Wrote this for my professional writing class as a 'personal narrative article'. It's pretty close to home, though, so thought it could probably go up here as a little snapshot of my thoughts at the moment...:
My dog is going to die soon. With every week that goes by, we find more and more growths under his skin. With every week that goes by, he gets weaker, more senile, and life becomes harder for him. He might last another month, or he might last six. We can’t really tell. The only thing we can know for sure is that he hasn’t got long.
After sharing fourteen of my eighteen years with him, it’s been a shock to suddenly realise that there will be a moment at which he will cease to be a tangible part of my life. He’s my best friend, more human to me than most people I know, and I just can't think what I would do without him. Sometimes I hold him for hours, late into the night, wracked by the thought that it might be the last time.
I remember when my parents brought him home from Pets Paradise on a sunny Saturday afternoon in 1995. He was a tiny bundle of salt-and-pepper fluff, full of energy and life. He wasn’t house trained, but we soon learned that he had already worked out a use for his sharp little teeth. Before long, he’d been named Nipper.
I can’t help but feel like I wasted those first five or so years of having him. We weren’t exactly close – instead I was more inclined to berate him for barking than to pat or hold him. It was only in about mid-2000 that I recognised what a wonderful companion he can be. Unfortunately, the middle of 2001 saw my family move to London for twelve months, away from friends, family, familiar surroundings, and Nipper. I took two framed pictures with me for that year – a group shot of friends, and one of him. Every glance at that photo was a painful reminder of what had been left behind.
Since returning in mid-2002, we have been close to inseparable. Every day, when I came home from school, he’d bound over to me in a flash and we’d tumble around, play-fighting until we were exhausted. My brother, sister, and I would throw his favourite toy to him, and he’d leap onto and over obstacles with a manic glint in his eye, as happy and free as can be. He’d occasionally stop, lift his head, and howl like a wolf – the least dangerous wolf ever to grace this earth. He loved these games and so did we. They’d go for hours at a stretch. These days, when he actually has the energy to play, it’s half-hearted, painful for him, and rarely lasts longer than a few seconds before he limps off to go back to sleep.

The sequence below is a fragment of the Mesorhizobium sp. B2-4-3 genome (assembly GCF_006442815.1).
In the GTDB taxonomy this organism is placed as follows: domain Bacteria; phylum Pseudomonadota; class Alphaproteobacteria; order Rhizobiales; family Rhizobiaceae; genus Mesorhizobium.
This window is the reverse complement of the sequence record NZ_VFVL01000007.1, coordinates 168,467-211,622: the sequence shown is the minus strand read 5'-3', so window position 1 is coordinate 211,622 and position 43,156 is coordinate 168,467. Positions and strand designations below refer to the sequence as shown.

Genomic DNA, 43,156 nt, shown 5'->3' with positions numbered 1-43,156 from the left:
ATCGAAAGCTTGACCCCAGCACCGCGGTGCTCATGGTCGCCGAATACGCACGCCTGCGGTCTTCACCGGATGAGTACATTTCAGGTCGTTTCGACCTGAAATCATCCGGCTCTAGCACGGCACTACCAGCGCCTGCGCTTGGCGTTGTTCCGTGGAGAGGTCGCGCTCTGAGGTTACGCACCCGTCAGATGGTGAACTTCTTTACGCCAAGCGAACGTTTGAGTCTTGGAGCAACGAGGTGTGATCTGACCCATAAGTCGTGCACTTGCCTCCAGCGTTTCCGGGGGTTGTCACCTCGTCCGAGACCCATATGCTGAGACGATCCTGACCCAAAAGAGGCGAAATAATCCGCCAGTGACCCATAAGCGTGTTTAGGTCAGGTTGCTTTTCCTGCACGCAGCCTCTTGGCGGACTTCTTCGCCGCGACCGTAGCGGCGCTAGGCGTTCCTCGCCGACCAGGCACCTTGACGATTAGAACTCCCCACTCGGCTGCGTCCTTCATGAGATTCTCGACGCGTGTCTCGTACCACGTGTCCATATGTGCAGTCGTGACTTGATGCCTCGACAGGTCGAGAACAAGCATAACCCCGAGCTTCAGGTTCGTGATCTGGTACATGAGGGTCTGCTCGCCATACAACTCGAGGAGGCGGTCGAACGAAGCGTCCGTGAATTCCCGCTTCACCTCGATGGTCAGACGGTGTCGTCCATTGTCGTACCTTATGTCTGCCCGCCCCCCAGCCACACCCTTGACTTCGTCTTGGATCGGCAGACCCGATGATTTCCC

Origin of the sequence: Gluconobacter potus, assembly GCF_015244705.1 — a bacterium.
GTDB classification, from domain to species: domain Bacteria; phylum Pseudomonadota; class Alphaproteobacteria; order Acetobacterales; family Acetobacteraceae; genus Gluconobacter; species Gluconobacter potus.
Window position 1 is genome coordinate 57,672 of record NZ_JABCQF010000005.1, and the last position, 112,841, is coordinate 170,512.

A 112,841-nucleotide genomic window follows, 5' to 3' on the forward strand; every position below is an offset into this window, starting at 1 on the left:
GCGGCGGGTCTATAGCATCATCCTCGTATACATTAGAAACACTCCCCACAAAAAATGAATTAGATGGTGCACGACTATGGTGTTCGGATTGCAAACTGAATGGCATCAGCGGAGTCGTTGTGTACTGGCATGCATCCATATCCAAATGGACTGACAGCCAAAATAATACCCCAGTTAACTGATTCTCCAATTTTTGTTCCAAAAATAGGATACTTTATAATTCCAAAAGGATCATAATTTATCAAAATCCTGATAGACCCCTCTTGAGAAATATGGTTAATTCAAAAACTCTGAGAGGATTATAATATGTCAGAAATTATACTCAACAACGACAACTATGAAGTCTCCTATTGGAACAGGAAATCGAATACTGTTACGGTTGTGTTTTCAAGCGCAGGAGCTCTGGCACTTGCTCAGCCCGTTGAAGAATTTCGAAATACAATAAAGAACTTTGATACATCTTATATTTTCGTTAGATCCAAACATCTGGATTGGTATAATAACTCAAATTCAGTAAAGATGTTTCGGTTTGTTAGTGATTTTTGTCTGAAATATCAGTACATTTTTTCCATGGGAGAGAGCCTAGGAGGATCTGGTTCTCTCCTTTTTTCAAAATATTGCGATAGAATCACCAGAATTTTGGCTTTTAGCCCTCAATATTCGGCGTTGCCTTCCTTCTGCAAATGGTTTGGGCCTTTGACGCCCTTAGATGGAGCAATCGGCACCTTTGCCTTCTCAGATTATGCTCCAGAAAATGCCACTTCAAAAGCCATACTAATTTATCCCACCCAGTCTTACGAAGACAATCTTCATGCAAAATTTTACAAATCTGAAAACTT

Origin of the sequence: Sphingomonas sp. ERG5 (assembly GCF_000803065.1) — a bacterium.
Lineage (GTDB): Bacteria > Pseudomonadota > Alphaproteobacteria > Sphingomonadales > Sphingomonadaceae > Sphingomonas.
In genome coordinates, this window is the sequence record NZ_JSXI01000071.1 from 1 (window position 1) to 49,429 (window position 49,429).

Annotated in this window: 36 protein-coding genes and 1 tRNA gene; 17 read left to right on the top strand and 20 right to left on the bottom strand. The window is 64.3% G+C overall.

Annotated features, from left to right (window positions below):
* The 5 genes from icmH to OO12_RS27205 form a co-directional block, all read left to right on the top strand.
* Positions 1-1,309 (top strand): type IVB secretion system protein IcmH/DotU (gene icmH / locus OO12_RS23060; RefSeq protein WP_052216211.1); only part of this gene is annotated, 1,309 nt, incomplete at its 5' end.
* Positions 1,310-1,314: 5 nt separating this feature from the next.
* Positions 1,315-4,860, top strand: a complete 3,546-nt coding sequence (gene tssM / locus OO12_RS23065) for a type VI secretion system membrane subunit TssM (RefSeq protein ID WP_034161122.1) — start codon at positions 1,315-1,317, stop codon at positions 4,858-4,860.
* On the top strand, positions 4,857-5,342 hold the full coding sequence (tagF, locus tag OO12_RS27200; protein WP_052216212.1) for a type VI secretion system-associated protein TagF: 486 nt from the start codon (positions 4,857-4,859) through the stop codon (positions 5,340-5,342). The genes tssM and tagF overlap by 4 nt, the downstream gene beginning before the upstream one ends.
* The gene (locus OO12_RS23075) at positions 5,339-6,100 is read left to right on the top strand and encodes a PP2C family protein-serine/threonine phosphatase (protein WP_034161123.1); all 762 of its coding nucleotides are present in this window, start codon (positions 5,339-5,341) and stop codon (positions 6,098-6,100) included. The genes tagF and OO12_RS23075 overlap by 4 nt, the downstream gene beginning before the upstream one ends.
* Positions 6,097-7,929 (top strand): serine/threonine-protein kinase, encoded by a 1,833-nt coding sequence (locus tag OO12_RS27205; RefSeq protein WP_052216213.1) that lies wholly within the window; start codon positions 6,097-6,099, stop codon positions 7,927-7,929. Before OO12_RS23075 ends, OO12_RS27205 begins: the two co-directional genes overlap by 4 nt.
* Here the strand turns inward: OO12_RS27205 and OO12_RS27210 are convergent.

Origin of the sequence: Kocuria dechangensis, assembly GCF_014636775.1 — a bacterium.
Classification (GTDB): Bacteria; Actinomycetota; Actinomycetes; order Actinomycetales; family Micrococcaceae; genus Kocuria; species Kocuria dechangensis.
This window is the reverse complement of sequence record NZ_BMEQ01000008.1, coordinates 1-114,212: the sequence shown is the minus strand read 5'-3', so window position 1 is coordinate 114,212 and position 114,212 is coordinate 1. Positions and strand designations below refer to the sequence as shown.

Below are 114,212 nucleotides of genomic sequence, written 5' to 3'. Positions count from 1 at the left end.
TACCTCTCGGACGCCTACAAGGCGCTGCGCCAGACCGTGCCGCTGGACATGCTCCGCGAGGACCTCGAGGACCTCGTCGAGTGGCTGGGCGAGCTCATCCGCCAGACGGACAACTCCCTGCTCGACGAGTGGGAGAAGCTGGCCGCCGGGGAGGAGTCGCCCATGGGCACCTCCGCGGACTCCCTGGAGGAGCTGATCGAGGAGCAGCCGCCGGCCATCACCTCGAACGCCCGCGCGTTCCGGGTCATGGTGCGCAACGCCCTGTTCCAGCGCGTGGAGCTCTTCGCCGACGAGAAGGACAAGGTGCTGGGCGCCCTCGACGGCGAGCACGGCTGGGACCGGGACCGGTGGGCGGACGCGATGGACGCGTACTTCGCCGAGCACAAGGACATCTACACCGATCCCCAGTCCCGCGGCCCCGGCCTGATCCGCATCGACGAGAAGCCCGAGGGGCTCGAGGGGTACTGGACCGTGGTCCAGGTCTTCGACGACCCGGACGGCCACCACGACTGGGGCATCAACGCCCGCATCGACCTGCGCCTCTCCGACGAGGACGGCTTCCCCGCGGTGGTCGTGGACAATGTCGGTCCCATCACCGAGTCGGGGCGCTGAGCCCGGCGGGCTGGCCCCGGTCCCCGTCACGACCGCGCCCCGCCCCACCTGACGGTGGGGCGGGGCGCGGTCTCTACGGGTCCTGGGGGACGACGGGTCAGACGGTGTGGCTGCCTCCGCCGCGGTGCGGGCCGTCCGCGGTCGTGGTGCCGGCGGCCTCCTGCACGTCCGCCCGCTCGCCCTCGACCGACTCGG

We love him most for his personality. He’s socially maladjusted, immature, often idiotic, and suffers from a terrible case of small man syndrome – he’s wonderful. When walking him, he used to ignore other dogs unless they were at least twice his size. Only then would he react, baying for their blood. When they inevitably ignored him, he’d trot along with his nose in the air, like a victorious prize fighter – never mind that these same dogs could almost certainly tear him to shreds. If a stranger ever came to our door, he would do his utmost to protect his territory, barking manically and sometimes even lunging at the intruder with teeth bared. For such a lovable little rogue, he seemed to take upon himself a role as the fiercely protective guardian of his family.
These days, though, his cataracts and growing deafness mean he can rarely hear people coming into the house, let alone see them. There’s no more yapping, growling, and frantic movement. He just lies there, barely reacting to what’s going on.
He barely reacts to anything at all.
That was the old Nipper - the one who would chase anything that moved; the one who was always there with a wagging tail and an excited howl; the one who showed so much love. He is but a shadow of his former self. His days are spent asleep on the couch, or under a bed. At nightfall he stands at the door, barking at his own reflection in the glass, thinking it’s another dog just out of reach. Even this, though, is half-hearted. He is displaying the traces of his former aggression and energy, but it is now more sad than empowering.
I still cling to what little remains of that dog I grew up with. Every now and then, on his good days, it’s almost like old times again. These don’t last, though, and they are becoming rarer and rarer.
Mortality is a difficult thing to come to terms with. Nipper is slowly but surely slipping away from us, and it’s out of the realm of human control. I guess all we can do is make it as comfortable as possible for him, and enjoy the last days we have together. But I know that no matter how much I brace for it, that final day will be worse than anything I can imagine.